Sebeta Town, Ethiopia
Alem Yalew Adela (Ethiopia) and Margie Huang (US/Ethiopia) are working on a Disaster Risk Reduction program and an income generation program with 265 families in Sebeta Town, Ethiopia. Community members suffer from chronic poverty due to lack of sources of income generation and savings/microcredit — and also suffer from reduced crop harvests due to a shortage of rain linked to climate change.
|Woman Voting During Needs Assessment Process
Alem and Margie are working on a project that includes three main programs:
The DRR program is extremely interesting because unlike focusing on reducing risk to floods, rising sea level, or extreme weather events — it’s focusing on reducing risk such that the community will be prepared for climate change impacts that will adversely impact agricultural production and hence, food security.
Disaster Risk Reduction Program [Solution to underlying cause: Shortage and erratic rains in some parts of the country leads to diminished production and productivity of crops]
[Activity 1]. Community-based workshop with community members to identify their knowledge of risk, vulnerability and traditional coping techniques related to food security
[Activity 2]. Community workshop on evidence-based technologies and/or techniques that will reduce risk, prevent, and prepare them for climate change impacts that might adversely affect the products/services they are hoping to develop
[Activity 3]. Develop demonstration site of the above evidence-based technologies and/or techniques to increase production and productivity (e.g. selection of crops adapted to climate change, proper water utilization, development of drainage during high rainfall season).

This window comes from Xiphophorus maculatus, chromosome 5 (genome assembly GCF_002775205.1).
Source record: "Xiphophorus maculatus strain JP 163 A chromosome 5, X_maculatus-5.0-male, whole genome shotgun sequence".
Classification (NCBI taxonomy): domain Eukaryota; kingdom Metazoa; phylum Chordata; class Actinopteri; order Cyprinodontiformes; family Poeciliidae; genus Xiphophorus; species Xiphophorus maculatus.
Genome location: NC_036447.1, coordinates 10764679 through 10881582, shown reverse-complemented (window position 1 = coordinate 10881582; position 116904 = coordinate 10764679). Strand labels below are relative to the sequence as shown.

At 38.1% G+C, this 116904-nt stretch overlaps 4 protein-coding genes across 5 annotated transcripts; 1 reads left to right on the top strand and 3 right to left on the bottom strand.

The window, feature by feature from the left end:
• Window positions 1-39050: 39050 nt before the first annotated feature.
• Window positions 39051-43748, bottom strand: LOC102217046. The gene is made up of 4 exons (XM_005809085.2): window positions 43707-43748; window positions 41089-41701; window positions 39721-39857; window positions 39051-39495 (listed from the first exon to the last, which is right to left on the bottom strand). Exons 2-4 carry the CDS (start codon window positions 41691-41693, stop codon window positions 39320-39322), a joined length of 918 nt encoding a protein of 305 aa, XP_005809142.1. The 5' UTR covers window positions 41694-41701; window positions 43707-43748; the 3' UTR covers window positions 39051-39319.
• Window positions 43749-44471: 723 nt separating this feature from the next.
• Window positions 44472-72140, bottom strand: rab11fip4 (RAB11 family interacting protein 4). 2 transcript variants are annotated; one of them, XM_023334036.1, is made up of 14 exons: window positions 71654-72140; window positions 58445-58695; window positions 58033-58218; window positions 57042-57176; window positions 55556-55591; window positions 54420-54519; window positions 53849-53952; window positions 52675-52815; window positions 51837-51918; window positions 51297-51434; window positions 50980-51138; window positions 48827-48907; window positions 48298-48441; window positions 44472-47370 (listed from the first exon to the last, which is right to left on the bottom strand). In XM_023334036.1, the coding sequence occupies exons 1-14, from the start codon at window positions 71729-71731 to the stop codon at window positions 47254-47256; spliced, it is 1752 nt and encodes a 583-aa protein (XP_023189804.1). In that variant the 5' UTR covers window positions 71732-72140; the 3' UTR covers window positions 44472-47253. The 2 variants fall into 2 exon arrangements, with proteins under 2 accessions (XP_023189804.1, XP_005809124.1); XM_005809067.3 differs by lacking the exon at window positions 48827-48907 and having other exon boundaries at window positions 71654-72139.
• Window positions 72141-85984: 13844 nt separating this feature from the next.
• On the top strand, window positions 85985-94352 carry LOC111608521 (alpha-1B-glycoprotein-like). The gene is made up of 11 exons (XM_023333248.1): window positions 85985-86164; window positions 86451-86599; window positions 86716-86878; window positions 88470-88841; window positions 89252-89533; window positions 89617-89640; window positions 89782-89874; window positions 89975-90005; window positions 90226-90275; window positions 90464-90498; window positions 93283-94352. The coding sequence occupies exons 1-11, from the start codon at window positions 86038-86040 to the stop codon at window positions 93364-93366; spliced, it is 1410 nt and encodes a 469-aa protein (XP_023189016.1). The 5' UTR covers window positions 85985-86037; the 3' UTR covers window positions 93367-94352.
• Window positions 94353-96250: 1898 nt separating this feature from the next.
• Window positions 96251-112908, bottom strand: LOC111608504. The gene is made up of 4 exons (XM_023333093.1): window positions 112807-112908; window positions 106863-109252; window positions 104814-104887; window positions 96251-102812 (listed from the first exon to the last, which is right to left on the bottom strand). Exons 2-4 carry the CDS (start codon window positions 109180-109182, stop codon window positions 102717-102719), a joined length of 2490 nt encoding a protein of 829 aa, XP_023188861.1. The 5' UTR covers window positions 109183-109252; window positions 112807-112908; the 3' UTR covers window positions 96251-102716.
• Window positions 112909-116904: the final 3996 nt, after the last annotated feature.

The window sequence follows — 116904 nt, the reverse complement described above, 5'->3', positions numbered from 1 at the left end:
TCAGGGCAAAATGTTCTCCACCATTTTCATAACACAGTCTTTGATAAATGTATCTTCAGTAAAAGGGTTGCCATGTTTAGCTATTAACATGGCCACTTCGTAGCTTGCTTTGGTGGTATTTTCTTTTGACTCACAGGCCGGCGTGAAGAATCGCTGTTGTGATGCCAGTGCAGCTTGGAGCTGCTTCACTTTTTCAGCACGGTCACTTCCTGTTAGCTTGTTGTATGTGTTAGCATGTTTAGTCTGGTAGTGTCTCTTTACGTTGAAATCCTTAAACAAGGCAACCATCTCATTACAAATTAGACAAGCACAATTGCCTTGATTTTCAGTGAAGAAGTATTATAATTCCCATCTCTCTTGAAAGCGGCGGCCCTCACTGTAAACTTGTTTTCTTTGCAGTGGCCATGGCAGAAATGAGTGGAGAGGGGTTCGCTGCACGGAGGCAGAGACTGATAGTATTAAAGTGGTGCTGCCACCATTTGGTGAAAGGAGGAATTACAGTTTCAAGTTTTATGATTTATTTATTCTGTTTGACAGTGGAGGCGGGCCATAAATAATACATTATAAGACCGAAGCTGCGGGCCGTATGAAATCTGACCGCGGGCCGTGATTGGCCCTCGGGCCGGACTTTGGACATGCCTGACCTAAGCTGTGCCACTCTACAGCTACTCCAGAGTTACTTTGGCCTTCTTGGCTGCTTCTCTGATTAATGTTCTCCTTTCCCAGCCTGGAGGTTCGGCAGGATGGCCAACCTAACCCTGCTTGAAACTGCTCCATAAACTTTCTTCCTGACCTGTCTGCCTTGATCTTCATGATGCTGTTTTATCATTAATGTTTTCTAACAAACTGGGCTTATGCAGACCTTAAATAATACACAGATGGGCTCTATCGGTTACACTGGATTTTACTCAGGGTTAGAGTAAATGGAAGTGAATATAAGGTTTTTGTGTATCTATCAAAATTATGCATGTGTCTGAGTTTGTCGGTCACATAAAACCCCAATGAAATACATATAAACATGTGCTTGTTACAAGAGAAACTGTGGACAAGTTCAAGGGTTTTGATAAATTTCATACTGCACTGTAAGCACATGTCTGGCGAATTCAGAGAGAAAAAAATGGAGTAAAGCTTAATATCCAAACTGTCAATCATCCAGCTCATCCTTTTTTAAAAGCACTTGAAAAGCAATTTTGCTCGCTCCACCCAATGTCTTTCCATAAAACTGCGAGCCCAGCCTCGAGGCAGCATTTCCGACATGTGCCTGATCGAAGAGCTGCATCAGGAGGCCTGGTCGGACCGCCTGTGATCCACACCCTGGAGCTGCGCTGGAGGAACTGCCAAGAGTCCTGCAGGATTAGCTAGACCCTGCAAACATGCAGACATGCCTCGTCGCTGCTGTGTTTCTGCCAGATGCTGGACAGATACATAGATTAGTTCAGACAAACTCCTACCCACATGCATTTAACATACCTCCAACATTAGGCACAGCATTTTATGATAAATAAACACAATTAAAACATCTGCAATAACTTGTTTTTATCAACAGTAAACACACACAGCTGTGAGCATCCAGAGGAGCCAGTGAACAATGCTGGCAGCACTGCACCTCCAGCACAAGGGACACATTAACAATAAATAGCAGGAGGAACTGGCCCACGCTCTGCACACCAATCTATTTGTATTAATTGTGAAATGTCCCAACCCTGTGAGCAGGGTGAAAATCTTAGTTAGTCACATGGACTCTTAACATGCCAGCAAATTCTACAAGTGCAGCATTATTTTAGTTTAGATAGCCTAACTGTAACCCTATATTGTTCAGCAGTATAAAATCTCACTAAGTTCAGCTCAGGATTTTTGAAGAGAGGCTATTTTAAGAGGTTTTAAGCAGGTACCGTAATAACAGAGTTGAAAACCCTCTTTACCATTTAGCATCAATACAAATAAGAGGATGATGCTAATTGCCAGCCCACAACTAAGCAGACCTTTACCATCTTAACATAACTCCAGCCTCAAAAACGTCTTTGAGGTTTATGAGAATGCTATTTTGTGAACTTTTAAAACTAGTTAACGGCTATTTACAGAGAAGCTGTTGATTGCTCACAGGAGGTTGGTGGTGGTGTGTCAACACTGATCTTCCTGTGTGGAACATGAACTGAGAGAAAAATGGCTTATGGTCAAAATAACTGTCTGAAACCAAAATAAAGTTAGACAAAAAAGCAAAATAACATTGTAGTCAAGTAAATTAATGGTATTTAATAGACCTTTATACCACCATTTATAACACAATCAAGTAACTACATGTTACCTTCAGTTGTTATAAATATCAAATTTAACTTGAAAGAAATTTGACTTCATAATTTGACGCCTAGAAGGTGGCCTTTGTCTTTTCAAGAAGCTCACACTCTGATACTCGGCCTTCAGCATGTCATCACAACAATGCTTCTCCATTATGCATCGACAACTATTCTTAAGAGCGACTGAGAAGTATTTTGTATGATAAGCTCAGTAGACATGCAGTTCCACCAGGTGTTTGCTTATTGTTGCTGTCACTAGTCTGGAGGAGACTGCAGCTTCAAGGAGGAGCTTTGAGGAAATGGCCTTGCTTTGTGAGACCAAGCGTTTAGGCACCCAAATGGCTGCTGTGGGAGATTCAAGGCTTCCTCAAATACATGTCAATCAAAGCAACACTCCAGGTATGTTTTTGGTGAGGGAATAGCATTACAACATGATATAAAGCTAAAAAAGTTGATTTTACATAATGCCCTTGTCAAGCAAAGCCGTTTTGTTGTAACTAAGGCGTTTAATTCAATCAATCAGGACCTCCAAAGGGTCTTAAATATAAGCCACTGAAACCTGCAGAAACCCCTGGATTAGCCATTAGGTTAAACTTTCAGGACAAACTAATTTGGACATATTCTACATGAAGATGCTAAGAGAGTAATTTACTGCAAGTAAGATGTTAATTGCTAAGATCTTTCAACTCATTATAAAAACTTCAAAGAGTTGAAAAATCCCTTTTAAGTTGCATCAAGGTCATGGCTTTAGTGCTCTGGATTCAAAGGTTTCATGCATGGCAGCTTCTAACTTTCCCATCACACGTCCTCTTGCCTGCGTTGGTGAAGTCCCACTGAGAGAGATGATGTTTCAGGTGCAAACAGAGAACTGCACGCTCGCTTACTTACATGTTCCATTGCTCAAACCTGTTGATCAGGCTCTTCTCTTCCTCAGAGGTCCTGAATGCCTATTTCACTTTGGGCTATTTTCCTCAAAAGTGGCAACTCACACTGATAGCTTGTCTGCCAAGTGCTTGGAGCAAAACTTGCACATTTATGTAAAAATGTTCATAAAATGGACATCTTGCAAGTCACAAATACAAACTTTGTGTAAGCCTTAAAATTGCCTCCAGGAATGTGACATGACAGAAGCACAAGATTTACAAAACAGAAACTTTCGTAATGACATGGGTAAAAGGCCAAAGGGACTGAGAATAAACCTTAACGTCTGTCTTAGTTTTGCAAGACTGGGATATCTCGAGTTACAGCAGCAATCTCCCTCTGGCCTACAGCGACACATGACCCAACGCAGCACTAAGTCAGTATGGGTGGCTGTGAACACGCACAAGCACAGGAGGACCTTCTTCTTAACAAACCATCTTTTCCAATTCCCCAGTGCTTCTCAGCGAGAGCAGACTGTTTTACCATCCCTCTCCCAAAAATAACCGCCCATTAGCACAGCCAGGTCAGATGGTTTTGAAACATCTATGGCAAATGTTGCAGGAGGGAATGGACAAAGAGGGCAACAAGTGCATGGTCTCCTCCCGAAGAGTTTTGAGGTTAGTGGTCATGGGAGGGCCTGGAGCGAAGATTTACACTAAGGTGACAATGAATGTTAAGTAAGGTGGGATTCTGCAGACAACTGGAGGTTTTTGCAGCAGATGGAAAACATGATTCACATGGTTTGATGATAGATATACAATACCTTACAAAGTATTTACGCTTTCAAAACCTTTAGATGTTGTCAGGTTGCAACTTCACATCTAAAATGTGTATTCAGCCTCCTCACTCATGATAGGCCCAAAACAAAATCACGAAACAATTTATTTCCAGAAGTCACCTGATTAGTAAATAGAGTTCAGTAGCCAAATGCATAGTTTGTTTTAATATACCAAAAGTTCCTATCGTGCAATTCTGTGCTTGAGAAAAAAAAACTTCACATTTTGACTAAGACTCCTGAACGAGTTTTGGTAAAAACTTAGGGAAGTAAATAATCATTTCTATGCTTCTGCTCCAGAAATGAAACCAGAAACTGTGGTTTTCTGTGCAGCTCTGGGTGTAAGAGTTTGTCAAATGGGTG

Some of the background challenges this project faces are these families have insufficient income to fulfill basic household needs — such as food, clothing, medical costs, and household rent. Food insecurity affects community members health, physical strength and the productivity of the women.
The DRR program is unique in the sense that team Ethiopia intends to hold a participatory workshop with the community members in order to identify their knowledge of risk, vulnerability, and traditional coping techniques related to food security. They will then combine this local knowledge with scientific knowledge in order to present to the community evidence-based techniques that will reduce risk, and prepare them for climate change impacts that might adversely affect the products that they hoping to develop.
One of the main products that they’re hoping to develop are vegetables from urban gardens that local/regional businesses have a demand for. They’re hoping to partner with these businesses to develop vocational training that will help them develop improved agricultural practices for these which are in demand. Their project also includes developing a demonstration site for these evidence-based techniques that can show others in the community how to increase productivity and how to adapt their production techniques to climate change: proper water utilization and the development of drainage during high rainfall.
The long-term impact of the project is for these community members to have sufficient income to fulfill family need, have increased crop harvests that can adapt to a changing climate, for their children to be able to attend school and for the women could be able to have the health and strength to lead the productive, meaningful, prosperous lives they need to leave the vicious cycle of poverty and contribute to the development of their communities.
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